Recently, I wrote a post about the product, Mona Vie, which is sold through a Multi-Level Marketing system. In case you are not familiar with the product, it is a super juice of some sort with exotic ingredients, such as Acai Berries and Kyrptonite. I questioned the ability for the juice to cure all the ailments that is claimed by the many distributors out there, and the viability of the business model to actually make money for those same distributors.
The number of comments on that post was pretty incredible. Many of the comments, not surprisingly, defended the quality of the juice. The juice was credited with healing, curing or aiding in the following areas: multiple sclorosis, weight loss, joint pain, high blood pressure, mood swings, something about ORAC values in Leukemia cells, insomnia, headaches, stomachaches, arthritis and gas reduction. I'm serious. It does all this. Read the comments for yourself. They don't lie.
Of course, there were comments that defended the business model, and in fact the MLM business model in general. Frankly, being a money blog, this is what interested me. I could give a damn about the juice. If it tastes good, doesn't kill people, and can sell, maybe I'll sign up to make some money. But do I really want to be one of those MLM people out there?
So, here were the arguments in favor of multi-level marketing.
- The only way commissions are earned is through the sale of the product. Building a "downline" can build commissions, but only if the downline sells juice. The fact that commissions are only tied to the sale of product makes it not a pyramid.
- The corporate structure of CEO>VP>Director>Manager>Peon is a pyramid scheme.
- It's sales, just like being in sales for a big company. You get paid commissions for making sales.
- MLMs generated over 40 billion in revenue last year, so they can't be scams
I guess so.
So, not a scam? Sure, why not? Still something about it bothers me. Let's say you walk in to your local used car lot, and see a cherry red Mustang. A salesperson spots you and walks over. "Sure is purty, ain't she?" he asks. "Yea," you reply, "how much is it?" Used car salesperson responds, "well, I'm not supposed to let her go for anything less than $35 grand, but I like your style. For you? Let's make it an even $34 grand." "Wow, really?" you exclaim, "sounds great, let's start up the paperwork."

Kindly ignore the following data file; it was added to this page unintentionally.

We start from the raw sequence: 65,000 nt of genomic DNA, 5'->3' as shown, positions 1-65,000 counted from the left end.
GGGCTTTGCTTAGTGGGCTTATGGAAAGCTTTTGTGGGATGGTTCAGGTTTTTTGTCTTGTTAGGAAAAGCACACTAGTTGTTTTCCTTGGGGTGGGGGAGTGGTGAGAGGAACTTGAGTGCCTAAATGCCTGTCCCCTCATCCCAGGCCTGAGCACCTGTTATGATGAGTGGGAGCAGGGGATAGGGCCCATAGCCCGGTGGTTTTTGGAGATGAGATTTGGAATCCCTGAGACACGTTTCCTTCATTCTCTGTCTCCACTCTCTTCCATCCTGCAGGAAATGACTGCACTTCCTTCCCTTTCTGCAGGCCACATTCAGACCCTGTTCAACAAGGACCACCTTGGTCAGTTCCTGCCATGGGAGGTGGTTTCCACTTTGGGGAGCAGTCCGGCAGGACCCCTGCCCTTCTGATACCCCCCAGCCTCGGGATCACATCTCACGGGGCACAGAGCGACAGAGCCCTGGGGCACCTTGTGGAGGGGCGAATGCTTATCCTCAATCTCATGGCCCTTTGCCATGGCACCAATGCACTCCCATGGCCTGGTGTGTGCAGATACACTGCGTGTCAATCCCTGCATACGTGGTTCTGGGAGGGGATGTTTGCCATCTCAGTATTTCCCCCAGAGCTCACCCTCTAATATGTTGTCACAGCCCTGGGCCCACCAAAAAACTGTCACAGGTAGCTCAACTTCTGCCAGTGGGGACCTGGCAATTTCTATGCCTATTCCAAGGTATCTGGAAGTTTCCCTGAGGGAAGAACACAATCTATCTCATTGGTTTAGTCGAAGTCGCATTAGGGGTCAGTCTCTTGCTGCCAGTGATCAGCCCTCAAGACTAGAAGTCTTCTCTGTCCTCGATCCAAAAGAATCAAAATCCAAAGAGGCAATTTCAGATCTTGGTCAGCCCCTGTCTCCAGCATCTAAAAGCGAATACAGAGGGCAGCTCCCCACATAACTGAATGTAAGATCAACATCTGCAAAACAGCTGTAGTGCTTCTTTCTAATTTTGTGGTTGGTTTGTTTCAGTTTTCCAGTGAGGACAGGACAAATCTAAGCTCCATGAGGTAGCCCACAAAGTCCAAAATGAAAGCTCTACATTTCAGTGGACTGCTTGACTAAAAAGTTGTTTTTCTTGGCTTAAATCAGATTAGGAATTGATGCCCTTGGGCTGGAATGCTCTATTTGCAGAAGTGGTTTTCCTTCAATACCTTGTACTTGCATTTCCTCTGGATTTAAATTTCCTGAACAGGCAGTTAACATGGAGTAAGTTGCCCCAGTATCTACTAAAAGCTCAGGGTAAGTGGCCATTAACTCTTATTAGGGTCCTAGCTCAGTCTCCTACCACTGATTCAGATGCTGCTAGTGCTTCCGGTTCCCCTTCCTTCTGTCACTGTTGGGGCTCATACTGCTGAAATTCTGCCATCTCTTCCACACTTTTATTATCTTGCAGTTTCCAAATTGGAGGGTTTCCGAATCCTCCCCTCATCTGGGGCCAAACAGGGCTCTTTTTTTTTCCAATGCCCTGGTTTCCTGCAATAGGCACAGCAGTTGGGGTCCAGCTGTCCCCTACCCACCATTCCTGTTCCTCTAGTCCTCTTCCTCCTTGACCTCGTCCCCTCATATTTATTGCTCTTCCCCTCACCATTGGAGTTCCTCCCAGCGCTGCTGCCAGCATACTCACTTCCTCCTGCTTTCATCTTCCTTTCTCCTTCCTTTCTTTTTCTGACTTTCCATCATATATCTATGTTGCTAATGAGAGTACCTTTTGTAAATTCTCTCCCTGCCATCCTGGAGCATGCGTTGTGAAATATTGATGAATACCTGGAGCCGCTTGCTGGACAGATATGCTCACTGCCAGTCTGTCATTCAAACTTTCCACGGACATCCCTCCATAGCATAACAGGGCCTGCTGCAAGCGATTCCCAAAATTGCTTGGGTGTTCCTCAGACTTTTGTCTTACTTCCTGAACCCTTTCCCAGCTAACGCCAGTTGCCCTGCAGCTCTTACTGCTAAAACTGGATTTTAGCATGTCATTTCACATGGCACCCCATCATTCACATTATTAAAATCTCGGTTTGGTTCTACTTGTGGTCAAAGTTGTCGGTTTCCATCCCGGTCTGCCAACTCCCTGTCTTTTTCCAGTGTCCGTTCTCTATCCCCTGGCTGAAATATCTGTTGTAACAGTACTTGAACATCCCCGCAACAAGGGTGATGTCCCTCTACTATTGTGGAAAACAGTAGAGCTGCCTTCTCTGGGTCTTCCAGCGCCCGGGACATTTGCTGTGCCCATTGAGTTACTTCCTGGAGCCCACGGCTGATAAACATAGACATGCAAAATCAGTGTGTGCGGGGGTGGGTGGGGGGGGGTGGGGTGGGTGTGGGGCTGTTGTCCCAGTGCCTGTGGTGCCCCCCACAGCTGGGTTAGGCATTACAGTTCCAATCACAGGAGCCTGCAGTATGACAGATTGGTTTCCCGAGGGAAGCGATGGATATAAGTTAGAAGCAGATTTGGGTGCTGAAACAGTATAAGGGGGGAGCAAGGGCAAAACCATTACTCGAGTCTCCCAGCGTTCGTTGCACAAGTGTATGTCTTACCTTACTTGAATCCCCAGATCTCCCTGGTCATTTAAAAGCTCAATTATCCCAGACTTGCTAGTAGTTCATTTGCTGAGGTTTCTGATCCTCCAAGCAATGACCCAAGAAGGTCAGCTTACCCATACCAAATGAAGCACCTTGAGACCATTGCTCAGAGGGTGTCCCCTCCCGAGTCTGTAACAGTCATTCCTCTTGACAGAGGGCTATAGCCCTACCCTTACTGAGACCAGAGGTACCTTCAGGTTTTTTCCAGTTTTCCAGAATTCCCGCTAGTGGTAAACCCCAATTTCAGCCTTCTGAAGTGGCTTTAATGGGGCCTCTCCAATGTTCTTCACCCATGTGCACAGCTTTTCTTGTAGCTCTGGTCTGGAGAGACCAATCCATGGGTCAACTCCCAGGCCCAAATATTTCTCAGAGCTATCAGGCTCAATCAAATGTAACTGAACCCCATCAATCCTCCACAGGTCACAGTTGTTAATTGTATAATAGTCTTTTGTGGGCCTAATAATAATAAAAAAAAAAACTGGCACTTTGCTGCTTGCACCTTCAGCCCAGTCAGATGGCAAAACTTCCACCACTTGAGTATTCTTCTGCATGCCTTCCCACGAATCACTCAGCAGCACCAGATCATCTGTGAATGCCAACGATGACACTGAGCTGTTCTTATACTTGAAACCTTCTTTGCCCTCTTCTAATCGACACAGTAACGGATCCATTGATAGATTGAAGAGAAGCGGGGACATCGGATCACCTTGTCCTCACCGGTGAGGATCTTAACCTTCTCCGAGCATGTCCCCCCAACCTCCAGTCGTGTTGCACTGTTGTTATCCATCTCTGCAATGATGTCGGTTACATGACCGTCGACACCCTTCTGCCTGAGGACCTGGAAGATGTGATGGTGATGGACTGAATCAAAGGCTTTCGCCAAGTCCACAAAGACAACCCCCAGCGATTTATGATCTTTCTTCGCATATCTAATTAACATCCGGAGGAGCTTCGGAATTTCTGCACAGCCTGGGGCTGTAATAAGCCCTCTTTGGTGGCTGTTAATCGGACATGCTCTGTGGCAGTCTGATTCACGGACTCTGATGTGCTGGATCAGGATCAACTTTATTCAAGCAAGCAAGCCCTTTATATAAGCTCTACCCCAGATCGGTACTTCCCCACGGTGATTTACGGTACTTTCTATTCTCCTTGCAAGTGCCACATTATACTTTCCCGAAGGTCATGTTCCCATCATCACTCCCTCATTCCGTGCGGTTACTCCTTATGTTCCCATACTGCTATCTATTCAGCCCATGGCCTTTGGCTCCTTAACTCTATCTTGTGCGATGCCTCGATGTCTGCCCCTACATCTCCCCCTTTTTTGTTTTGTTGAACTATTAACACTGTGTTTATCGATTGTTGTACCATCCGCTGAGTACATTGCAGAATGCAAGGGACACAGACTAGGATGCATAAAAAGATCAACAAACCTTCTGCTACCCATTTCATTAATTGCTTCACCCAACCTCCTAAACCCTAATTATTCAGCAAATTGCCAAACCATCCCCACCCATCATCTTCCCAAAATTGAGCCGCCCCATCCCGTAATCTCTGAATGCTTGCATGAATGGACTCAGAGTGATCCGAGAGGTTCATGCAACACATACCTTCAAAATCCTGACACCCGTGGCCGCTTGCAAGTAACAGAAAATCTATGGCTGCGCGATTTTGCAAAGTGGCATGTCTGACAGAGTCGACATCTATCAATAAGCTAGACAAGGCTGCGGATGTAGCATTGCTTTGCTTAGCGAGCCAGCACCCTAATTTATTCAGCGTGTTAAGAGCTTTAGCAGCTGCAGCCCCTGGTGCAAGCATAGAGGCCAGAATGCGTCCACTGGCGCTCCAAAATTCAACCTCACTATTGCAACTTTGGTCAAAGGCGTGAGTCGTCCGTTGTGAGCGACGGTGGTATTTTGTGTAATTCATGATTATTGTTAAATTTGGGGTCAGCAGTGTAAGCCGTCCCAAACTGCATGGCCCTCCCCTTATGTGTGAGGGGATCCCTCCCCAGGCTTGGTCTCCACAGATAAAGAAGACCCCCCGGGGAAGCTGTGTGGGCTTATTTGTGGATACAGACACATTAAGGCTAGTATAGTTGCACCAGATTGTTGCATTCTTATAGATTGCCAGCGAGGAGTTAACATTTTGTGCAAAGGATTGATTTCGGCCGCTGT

No scam happened in our little used car skit. But something just ain't right, you know?
Same feeling I get with all these Mona Vie juice sellers. If someone tells me that he has felt healthier since drinking a juice that he buys at Whole Foods, I may give it a try. If that same guy tells me that he feels healthier, and he would be glad to sponsor me to be a distributor in his downline, the red flags go up.
This is the problem with the MLM. Not that it's a scam. But your consumers are your salespeople. There is no greater way to sell a product than third party endorsement. Third party endorsement happens when someone else compliments you or your product. If you compliment yourself or your own product, it will always be met with skepticism. With an MLM, your consumers are your salespeople. Anytime someone says, "I tried it and it's great," the red flags will always go up.